The Tigers dropped a tough one in Oak-town on Saturday night, losing 3-2 on a Kurt Suzuki walk-off single in the bottom of the 9th. But upon further review, you have to wonder what was going through the mind of manager Jim Leyland as that decisive inning progressed. The A's got a leadoff single from Adam Kennedy. The robotic Athletics manager Bob Geren then called for a sacrifice, putting the winning run on 2nd with one out. The batter about to step in was Suzuki, the third batter in the Oakland lineup, and oddly enough, one of the few guys on the roster with a history of coming through in the clutch (6 walk-off career 7). Following Suzuki was Scott Hairston, a right handed hitter with marginal speed; in other words, a pretty decent double play candidate. Zach Miner was the Tigers hurler, and despite the bouts of inconsistency he has faced throughout his career, he still has that plus sinker in his arsenal, and would be capable of getting that tailor made ground ball needed to escape the jam.

In a simple baseball situation such as this, with the winning run on 2nd and 1st base open, it would really take an extraordinary set of circumstances not to set up the DP. For instance, let's say you're playing the Cardinals and the #2 hitter is due up...somebody non-threatening like Mark DeRosa or Brendan Ryan. With Albert Pujols waiting on deck, the cost of setting up the double play would be immense. You'd have to now pitch to Pujols with the game on the line. In that situation, you take your chances with the weaker hitter, hope to retire him, then you can put Pujols on and go from there.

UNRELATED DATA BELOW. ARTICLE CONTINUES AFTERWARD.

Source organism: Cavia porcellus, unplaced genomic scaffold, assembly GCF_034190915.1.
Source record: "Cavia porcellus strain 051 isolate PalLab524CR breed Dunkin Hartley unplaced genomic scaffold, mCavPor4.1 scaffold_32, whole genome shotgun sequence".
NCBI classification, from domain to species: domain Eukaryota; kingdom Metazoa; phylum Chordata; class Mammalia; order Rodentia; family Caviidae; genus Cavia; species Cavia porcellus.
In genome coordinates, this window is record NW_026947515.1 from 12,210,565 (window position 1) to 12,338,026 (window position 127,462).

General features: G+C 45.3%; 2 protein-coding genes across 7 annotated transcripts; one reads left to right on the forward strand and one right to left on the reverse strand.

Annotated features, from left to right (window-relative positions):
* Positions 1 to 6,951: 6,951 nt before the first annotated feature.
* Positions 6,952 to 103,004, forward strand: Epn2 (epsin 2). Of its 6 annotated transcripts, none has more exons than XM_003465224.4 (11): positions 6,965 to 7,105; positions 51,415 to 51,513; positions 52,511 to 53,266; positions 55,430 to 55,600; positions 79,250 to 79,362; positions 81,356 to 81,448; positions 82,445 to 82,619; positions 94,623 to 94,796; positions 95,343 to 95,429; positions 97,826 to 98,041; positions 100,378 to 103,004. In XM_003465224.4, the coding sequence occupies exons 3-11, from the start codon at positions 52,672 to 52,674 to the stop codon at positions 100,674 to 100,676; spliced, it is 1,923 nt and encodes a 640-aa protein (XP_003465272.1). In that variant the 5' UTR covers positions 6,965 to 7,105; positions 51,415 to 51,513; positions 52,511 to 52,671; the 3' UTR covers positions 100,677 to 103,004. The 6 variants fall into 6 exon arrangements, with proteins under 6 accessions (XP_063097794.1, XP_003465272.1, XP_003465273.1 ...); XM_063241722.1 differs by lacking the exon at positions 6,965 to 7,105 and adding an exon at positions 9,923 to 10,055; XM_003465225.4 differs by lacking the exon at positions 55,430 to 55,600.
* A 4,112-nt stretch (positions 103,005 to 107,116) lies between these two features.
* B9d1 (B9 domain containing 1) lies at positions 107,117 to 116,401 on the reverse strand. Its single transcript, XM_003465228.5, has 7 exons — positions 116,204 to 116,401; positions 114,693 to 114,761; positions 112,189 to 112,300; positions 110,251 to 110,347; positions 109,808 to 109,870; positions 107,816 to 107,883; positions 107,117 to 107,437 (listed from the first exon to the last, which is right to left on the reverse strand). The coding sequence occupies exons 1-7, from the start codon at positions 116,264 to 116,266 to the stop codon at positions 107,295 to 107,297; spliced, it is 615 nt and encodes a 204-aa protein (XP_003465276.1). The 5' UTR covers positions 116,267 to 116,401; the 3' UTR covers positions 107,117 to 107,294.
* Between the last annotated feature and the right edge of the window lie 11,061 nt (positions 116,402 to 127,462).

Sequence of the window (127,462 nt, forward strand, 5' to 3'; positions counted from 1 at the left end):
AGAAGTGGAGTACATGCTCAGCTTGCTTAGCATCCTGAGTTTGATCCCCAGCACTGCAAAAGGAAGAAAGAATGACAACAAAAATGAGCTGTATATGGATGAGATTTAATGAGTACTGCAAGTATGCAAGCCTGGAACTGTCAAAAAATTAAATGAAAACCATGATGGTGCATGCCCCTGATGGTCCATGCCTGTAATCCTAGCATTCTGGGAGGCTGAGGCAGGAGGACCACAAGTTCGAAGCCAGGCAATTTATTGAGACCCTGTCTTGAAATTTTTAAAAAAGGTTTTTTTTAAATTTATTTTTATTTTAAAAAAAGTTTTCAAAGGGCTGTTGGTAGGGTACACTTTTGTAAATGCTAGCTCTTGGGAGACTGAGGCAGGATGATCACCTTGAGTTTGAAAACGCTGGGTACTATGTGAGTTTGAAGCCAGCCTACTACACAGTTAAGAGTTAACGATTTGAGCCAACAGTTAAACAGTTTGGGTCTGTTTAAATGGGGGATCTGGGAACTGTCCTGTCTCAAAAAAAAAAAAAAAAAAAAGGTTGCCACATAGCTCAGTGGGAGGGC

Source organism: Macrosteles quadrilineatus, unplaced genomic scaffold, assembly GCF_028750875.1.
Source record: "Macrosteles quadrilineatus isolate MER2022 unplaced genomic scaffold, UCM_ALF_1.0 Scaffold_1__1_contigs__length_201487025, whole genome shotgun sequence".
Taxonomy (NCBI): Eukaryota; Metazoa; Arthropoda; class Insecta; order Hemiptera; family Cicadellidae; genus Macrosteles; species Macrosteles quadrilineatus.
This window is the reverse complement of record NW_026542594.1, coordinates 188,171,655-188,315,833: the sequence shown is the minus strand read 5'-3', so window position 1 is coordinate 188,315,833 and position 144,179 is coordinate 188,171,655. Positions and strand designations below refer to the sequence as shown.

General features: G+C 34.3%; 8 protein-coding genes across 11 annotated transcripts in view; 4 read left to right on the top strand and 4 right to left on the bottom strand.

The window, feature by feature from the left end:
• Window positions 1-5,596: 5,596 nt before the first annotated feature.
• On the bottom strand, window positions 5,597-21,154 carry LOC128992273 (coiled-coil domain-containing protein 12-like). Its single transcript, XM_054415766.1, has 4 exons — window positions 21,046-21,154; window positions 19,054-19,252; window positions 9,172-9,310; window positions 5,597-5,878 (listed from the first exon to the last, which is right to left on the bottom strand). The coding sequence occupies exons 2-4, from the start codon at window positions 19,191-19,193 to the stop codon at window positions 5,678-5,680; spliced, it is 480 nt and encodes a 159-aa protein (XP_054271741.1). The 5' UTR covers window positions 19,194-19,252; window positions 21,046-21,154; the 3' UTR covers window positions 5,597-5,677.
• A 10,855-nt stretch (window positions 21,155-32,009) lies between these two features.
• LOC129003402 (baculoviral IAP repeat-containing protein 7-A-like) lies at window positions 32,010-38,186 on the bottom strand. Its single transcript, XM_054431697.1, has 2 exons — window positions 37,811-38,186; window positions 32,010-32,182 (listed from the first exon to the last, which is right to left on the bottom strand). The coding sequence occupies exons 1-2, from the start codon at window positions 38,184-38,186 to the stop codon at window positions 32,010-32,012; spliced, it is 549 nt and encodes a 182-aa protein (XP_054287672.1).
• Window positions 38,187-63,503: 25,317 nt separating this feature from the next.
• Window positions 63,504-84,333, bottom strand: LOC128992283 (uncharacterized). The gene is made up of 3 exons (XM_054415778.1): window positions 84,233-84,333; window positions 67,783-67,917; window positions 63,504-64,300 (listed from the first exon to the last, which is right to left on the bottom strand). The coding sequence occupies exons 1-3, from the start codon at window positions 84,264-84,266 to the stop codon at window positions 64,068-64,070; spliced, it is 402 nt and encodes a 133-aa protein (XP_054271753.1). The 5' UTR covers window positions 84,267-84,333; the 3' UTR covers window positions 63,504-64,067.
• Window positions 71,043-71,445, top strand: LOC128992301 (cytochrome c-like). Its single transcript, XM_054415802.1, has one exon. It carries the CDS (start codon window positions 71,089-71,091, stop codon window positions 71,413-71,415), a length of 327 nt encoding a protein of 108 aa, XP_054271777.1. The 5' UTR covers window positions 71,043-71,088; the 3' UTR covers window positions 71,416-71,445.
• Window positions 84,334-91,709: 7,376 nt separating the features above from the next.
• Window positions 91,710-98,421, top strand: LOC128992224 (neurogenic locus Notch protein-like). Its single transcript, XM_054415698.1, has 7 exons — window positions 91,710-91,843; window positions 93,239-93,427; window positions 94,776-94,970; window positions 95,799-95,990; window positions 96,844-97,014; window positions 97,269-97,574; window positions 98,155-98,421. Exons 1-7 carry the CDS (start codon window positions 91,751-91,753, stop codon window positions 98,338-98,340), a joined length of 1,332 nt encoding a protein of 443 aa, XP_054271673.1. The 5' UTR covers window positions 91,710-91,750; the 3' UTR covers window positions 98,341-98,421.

But the situation Leyland was faced with had none of these little exceptions. You had Suzuki and Hairston, both middling righthanded hitters, where the only move was to simply follow standard operating procedure and put the man on. Creativity as a manger is not a bad trait to have, but it can be destructive when you try to stray from the percentages if for no other reason than to look like some kind of savant if it all works out.

The "Hey, you do realize you're watching Little Leaguers, right?" Sick Comment of the Weekend

My brother Sam and I decided to turn in for a few batters in one of the zillion Little League World Series games that aired on ESPN over the weekend. Now, watching these games can be alright, if certain rules are followed. First, you can really only watch in little five minute increments. Any more than that and you start to feel sick. Second, you have to go in with the understanding that you're watching 11 and 12-year old kids and that you cannot expect to see big league quality play. However, if you are to break down a certain play or criticize one of the tike's batting stances, it must be done with obvious sarcasm, so as to alert everyone else that you aren't taking the proceedings too seriously.

So we're watching the game, and Sam takes note of the big, bulky righthander currently firing 61 mph BB's for the California squad. Sam turns to me after a pitch, and with one-hundred percent conviction and sincerity, blurts out, "The kid reminds me a lot of Peavy." Maybe you had to be there to feel what I felt, and maybe this kid actually will one day be a Cy Young winner with the Padres, but under the circumstances, and just the way he said it, gave me immediate goosebumps and a pretty good shock to the system. If he would have said it, then burst out laughing, that's one thing. But in this instance, it was stated as some kind of fact, and the eerie silence that followed told me that Sam was now most likely daydreaming about playing catch with this phenom in an open field and then maybe heading in the house for some peach iced tea (where Chris Hanson may or may not be waiting).

Sam was a big time Little Leaguer in his day, and I know he took it seriously, but I still thought he had a solid grasp between what is reality and what is fiction. But his stone cold boy-to-Peavy comparison made me realize that he has somehow managed to combine Mustang, slo-pitch softball, and the major leagues into one giant baseball division in which the skill sets are all identical, and the only difference is the alcohol content of the postgame snack. I might check out an inning or two of another game with him in the coming days, but I'll be sure to keep a safe distance at all times...real safe.